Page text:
In 2016, about three and a half years after Headley Grange debuted, Crowned Heads released a maduro version of the line as an exclusive to JR Cigar, dubbed the Black Dog, a name that shares its origins with the original line’s. Headley Grange was named for the studio in England where Led Zeppelin recorded “When the Levee Breaks,” which was the inspiration for the blend. In particular, Jon Huber wanted to create a cigar that tasted as distinctive as the opening drum beat of that song.

So when it came time for the maduro version, Huber turned to the band’s album, Led Zeppelin IV, which contained the original song as well as another track called Black Dog, an appropriate title given the darker color of that cigar’s Connecticut habano maduro wrapper.

Huber wasn’t done with the dog-themed names for Headley Grange line extensions, as in 2018 the Black Lab LE 2018 would debut, using the same blend as Black Dog but limited to just 1,500 boxes of 12 cigars, which came in a 6 x 52 toro vitola.

In 2019, the Crowned Heads teamed returned with another limited edition for its Headley Grange line, and once again, named for a breed of dog: the Chamuco.

The name comes from a breed of dog that is also referred to as a Mexican pit bull, which is a cross between an American pit bull and the extinct Mexican bulldog.

Given its name origins, it should come as no surprise that the cigar uses a Mexican San Andrés wrapper, a replacement for the Ecuadorian Sumatra wrapper found on the regular production version of the Headley Grange line. Underneath that leaf is the normal blend though, meaning a binder and filler that both come from Nicaragua.

  • Headley Grange Black Dog Dobles (6 1/8 x 50)
  • Headley Grange Black Dog Estupendos (5 1/2 x 52)
  • Headley Grange Black Dog Laguito No. 6 (6 1/2 x 56)
  • Headley Grange Black Lab LE 2018 (6 x 52)
  • Headley Grange Chamuco LE 2019 (5 1/2 x 54)


This latest version comes priced at $10.95 per cigar and is offered in 12-count boxes, with 1,500 produced by Tabacalera La Alianza S.A., Ernesto Perez-Carrillo Jr.’s factory in the Dominican Republic.

  • Cigar Reviewed: Headley Grange Chamuco LE 2019
  • Country of Origin: Dominican Republic
  • Factory: Tabacalera La Alianza S.A.
  • Wrapper: Mexico (San Andrés)
  • Binder: Nicaragua
  • Filler: Nicaragua
  • Length: 5 1/2 Inches
  • Ring Gauge: 54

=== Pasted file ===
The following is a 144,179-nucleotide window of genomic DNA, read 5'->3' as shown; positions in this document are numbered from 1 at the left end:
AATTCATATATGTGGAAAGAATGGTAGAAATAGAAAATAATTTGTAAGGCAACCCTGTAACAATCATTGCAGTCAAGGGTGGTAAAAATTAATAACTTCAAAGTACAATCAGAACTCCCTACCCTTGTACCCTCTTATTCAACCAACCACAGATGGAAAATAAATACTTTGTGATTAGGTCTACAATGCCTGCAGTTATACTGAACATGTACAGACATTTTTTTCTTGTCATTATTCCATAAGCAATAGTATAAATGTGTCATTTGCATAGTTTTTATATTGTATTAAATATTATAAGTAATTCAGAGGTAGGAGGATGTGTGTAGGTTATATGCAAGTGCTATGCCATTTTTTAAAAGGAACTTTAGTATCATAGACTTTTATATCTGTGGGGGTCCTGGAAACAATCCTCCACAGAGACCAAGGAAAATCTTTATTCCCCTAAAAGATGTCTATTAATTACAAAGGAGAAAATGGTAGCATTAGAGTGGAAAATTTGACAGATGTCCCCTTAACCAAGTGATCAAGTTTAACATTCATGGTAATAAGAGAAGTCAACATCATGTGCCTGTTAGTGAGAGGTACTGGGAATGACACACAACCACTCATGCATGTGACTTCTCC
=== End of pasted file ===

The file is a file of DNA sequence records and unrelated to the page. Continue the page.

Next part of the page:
• Vitola: Robusto Gordo
  • MSRP: $10.95 (Box of 12, $131.40)
  • Release Date: December 2019
  • Number of Cigars Released: 1,500 Boxes of 12 Cigars (18,000 Total Cigars)
  • Number of Cigars Smoked For Review: 3

My run of triple-banded cigars continues with the Headley Grange Chamuco LE 2019, which wears the same main band found on the regular production line, a secondary band with the Chamuco name on it, and a foot band with the Crowned Heads word mark, something that still seems a bit odd as Crowned Heads started off not using the company’s name on its cigars. The covered foot and its somewhat randomly folded tobacco sticking out interrupts the visual that the cigar could have achieved, but it’s not enough to really get worked up about. The box press flattens out the cigar a bit; it’s firm but with the standard amount of give that cigars put through this technique tends to show. The wrapper is a dark, earthy shade of brown that is robust with some veins and crystallization, as well as what looks like a dry texture but in fact offers a slightly oily texture for the fingers. Aroma off the foot is very neutral, and in the case of the first sample, almost nonexistent. There’s a bit of sweet milk chocolate on two samples, though I feel like I have to work to find it. The cold draw is only slightly more revealing, with a bit of wheat toast and suggestions of grape jelly sweetness in one sample, while others struggle to get just beyond a generic tobacco taste to offer a bit of dark chocolate and burnt steak ends.

After lighting the first Headley Grange Chamuco LE 2019 and taking a few puffs, I’m beginning to wonder if I smoked one of these too early in the morning, as while I’m wide awake, I’m worried my palate my still be in bed. The cigar is fairly innocuous out of the gate, offering a bit of a chalk and mineral flavor, accented by touches of white pepper. There’s a bit of sourness that splashes the front of the tongue, which isn’t a great flavor with which to start out a cigar or a day. The second sample has a bit more earthiness, which is appreciated if still feeling restrained, while the third is equally as tame but without any of the less desirable flavors.  The first puff after I knock the first clump of ash off the first cigar has me immediately thinking that something is off with this cigar, and I immediately check the head as it tastes like there is a tar buildup happening, and sure enough, there is. As such, I clip off a bit more of the head to get a clean tip, which seems to resolve the issue as well as open up the draw a bit. The flavor has more white pepper now and a lighter, more fragrant aroma that I can’t quite place, but the net change is a win. The technical performance is solid, while both flavor and strength sits between medium-minus and medium.